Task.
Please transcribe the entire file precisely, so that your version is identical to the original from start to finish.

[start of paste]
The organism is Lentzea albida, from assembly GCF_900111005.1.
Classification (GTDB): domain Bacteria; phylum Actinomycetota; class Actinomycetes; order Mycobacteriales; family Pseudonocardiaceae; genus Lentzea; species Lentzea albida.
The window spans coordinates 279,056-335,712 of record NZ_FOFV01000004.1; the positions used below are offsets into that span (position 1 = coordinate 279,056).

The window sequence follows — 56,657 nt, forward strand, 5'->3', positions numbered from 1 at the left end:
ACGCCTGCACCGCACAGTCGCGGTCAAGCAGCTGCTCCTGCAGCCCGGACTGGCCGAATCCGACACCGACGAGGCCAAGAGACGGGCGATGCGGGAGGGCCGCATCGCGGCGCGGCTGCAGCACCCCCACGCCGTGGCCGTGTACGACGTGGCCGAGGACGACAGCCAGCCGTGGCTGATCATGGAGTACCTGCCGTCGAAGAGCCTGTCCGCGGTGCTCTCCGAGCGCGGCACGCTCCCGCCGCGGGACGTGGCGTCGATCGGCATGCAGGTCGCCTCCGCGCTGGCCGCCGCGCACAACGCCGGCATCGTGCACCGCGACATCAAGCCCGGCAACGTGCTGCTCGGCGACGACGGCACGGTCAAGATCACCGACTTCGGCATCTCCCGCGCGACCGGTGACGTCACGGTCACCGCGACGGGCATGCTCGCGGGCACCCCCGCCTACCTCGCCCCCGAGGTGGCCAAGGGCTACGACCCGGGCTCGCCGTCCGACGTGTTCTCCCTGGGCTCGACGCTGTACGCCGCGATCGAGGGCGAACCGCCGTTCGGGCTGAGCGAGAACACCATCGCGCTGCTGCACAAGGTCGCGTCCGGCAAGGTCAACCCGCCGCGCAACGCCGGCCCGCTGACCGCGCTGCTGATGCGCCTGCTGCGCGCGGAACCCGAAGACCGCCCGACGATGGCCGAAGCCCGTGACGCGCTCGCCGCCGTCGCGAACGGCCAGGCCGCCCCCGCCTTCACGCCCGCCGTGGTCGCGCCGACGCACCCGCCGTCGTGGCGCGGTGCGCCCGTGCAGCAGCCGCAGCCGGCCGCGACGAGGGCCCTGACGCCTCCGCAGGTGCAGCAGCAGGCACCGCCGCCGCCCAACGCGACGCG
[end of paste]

The organism is Lentzea albida, from assembly GCF_900111005.1.
Classification (GTDB): domain Bacteria; phylum Actinomycetota; class Actinomycetes; order Mycobacteriales; family Pseudonocardiaceae; genus Lentzea; species Lentzea albida.
The window spans coordinates 279,056-335,712 of record NZ_FOFV01000004.1; the positions used below are offsets into that span (position 1 = coordinate 279,056).

The window sequence follows — 56,657 nt, forward strand, 5'->3', positions numbered from 1 at the left end:
ACGCCTGCACCGCACAGTCGCGGTCAAGCAGCTGCTCCTGCAGCCCGGACTGGCCGAATCCGACACCGACGAGGCCAAGAGACGGGCGATGCGGGAGGGCCGCATCGCGGCGCGGCTGCAGCACCCCCACGCCGTGGCCGTGTACGACGTGGCCGAGGACGACAGCCAGCCGTGGCTGATCATGGAGTACCTGCCGTCGAAGAGCCTGTCCGCGGTGCTCTCCGAGCGCGGCACGCTCCCGCCGCGGGACGTGGCGTCGATCGGCATGCAGGTCGCCTCCGCGCTGGCCGCCGCGCACAACGCCGGCATCGTGCACCGCGACATCAAGCCCGGCAACGTGCTGCTCGGCGACGACGGCACGGTCAAGATCACCGACTTCGGCATCTCCCGCGCGACCGGTGACGTCACGGTCACCGCGACGGGCATGCTCGCGGGCACCCCCGCCTACCTCGCCCCCGAGGTGGCCAAGGGCTACGACCCGGGCTCGCCGTCCGACGTGTTCTCCCTGGGCTCGACGCTGTACGCCGCGATCGAGGGCGAACCGCCGTTCGGGCTGAGCGAGAACACCATCGCGCTGCTGCACAAGGTCGCGTCCGGCAAGGTCAACCCGCCGCGCAACGCCGGCCCGCTGACCGCGCTGCTGATGCGCCTGCTGCGCGCGGAACCCGAAGACCGCCCGACGATGGCCGAAGCCCGTGACGCGCTCGCCGCCGTCGCGAACGGCCAGGCCGCCCCCGCCTTCACGCCCGCCGTGGTCGCGCCGACGCACCCGCCGTCGTGGCGCGGTGCGCCCGTGCAGCAGCCGCAGCCGGCCGCGACGAGGGCCCTGACGCCTCCGCAGGTGCAGCAGCAGGCACCGCCGCCGCCCAACGCGACGCG